Characteristics of Adult Day Care Participants Who Enter a Nursing Home

Jiska Cohen-Mansfield*, Philip W. Wirtz

*Corresponding author for this work

Research output: Contribution to journalArticlepeer-review


The authors sought to determine the characteristics of individuals enrolled in adult day care who are most likely to enter a nursing home. The status of 201 adult day care participants was assessed at baseline and at least 3 years after baseline evaluation. Risk factors for nursing home entry were identified on the basis of staff and family caregiver reports, participant testing, chart review, and physician evaluations. Cox regression analyses of baseline data such as medical diagnoses, affect, and demographic information were used to identify risk factors for institutionalization. Multivariate Cox regression analysis identified depressed affect of the care recipient as an important predictor of institutionalization; other predictors were low frequency of socializing with relatives and friends, higher number of psychiatric diagnoses, and increased age. The findings highlight the importance of socialization and suggest that a focus on successful and reinforcing socialization should be an important component of adult day care programming. The results also suggest that addressing patient mental health variables may be important in delaying institutionalization in this population.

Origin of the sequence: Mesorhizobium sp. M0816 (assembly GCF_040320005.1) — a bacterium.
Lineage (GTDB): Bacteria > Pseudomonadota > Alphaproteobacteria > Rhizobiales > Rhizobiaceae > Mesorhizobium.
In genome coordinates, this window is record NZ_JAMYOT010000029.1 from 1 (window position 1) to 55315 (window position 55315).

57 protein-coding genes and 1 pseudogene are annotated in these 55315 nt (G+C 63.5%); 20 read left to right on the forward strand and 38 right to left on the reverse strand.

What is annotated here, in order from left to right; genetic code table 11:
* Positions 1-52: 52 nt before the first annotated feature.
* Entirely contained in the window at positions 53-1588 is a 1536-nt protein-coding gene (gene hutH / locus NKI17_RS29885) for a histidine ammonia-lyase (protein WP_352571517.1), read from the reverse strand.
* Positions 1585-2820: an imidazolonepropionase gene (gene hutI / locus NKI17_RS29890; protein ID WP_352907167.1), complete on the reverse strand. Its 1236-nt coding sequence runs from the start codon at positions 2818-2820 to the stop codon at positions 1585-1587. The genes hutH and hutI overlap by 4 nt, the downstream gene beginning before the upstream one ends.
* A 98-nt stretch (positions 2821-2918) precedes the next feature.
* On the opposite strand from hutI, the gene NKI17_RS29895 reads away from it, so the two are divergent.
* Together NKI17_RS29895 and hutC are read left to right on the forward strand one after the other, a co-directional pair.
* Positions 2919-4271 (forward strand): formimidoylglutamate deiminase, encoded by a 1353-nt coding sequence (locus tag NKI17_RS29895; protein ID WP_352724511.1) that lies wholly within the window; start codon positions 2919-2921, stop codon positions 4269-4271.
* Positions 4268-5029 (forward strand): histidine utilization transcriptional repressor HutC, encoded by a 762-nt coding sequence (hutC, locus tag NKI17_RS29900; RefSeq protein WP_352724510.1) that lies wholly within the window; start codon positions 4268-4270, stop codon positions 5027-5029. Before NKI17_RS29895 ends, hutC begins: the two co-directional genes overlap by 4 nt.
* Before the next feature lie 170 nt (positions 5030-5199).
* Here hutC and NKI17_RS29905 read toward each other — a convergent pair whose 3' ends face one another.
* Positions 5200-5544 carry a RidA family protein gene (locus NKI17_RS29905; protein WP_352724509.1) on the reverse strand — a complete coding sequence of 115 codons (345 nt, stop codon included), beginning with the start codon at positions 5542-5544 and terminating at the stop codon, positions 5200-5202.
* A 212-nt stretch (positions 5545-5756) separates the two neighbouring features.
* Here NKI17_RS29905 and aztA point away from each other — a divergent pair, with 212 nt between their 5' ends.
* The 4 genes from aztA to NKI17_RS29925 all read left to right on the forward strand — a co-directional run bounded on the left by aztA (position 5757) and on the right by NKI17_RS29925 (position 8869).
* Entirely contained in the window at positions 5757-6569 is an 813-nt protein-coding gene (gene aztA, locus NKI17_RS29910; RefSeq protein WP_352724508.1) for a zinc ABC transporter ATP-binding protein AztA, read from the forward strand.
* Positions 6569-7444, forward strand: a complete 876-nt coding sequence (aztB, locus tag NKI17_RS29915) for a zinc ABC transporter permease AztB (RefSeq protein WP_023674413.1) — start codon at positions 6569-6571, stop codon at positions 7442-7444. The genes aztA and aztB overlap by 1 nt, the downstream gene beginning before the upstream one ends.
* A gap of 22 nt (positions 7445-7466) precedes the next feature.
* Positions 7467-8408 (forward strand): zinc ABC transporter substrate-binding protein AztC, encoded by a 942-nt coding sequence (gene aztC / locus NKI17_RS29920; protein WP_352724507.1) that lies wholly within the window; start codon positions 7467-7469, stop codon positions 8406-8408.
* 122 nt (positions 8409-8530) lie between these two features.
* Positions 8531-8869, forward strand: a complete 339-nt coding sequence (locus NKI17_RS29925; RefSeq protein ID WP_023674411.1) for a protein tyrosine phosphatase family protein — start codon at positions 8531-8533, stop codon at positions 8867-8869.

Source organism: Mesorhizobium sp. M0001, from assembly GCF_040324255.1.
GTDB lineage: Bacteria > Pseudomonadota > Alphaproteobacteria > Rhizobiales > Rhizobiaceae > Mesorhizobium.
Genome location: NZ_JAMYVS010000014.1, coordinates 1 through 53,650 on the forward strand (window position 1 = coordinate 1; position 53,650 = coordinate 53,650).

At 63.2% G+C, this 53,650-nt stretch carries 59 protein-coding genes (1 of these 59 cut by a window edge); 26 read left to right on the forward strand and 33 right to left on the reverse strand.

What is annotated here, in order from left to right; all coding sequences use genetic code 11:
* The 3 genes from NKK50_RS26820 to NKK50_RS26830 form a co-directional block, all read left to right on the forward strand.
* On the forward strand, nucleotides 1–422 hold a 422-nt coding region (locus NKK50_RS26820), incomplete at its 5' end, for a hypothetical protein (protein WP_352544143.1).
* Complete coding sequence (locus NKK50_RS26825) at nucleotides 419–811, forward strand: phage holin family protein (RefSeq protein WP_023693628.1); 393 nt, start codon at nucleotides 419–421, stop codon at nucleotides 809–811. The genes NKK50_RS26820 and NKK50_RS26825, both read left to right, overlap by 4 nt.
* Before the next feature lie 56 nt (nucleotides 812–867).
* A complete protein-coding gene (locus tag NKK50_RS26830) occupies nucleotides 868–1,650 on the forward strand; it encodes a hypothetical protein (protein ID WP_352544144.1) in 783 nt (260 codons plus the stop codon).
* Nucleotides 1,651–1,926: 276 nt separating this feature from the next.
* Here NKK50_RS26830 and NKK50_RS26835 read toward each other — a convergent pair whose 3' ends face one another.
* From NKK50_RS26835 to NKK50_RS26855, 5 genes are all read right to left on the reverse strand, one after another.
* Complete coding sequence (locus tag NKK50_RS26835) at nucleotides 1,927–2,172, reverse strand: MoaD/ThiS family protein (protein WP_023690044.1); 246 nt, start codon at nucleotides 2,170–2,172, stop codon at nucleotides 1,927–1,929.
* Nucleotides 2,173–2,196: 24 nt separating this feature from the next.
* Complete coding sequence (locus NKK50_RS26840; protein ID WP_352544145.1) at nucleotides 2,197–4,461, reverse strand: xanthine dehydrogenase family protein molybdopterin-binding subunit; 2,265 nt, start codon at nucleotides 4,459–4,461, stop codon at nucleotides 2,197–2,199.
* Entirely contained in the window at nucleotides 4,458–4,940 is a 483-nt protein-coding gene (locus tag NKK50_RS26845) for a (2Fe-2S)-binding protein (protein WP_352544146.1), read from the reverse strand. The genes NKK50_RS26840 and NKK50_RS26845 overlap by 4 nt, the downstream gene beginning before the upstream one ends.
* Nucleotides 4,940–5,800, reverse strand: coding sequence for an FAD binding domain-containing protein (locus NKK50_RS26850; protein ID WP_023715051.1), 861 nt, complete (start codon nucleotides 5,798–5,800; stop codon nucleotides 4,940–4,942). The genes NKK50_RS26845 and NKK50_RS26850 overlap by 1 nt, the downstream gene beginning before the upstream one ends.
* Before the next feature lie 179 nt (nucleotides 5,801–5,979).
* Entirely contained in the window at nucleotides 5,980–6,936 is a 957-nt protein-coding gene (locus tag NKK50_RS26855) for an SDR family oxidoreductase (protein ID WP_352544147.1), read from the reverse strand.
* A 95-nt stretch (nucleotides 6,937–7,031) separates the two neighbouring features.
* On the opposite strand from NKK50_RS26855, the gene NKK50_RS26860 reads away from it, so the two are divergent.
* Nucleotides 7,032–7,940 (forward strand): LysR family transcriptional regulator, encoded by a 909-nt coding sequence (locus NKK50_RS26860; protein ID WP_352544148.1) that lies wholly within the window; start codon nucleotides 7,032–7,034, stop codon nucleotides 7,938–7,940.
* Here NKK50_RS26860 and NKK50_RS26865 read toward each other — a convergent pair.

Original languageEnglish
Pages (from-to)354-360
Number of pages7
JournalPsychology and Aging
Issue number2
StatePublished - Jun 2007


  • adult day care
  • aging
  • caregiver
  • nursing home entry
  • resident characteristics


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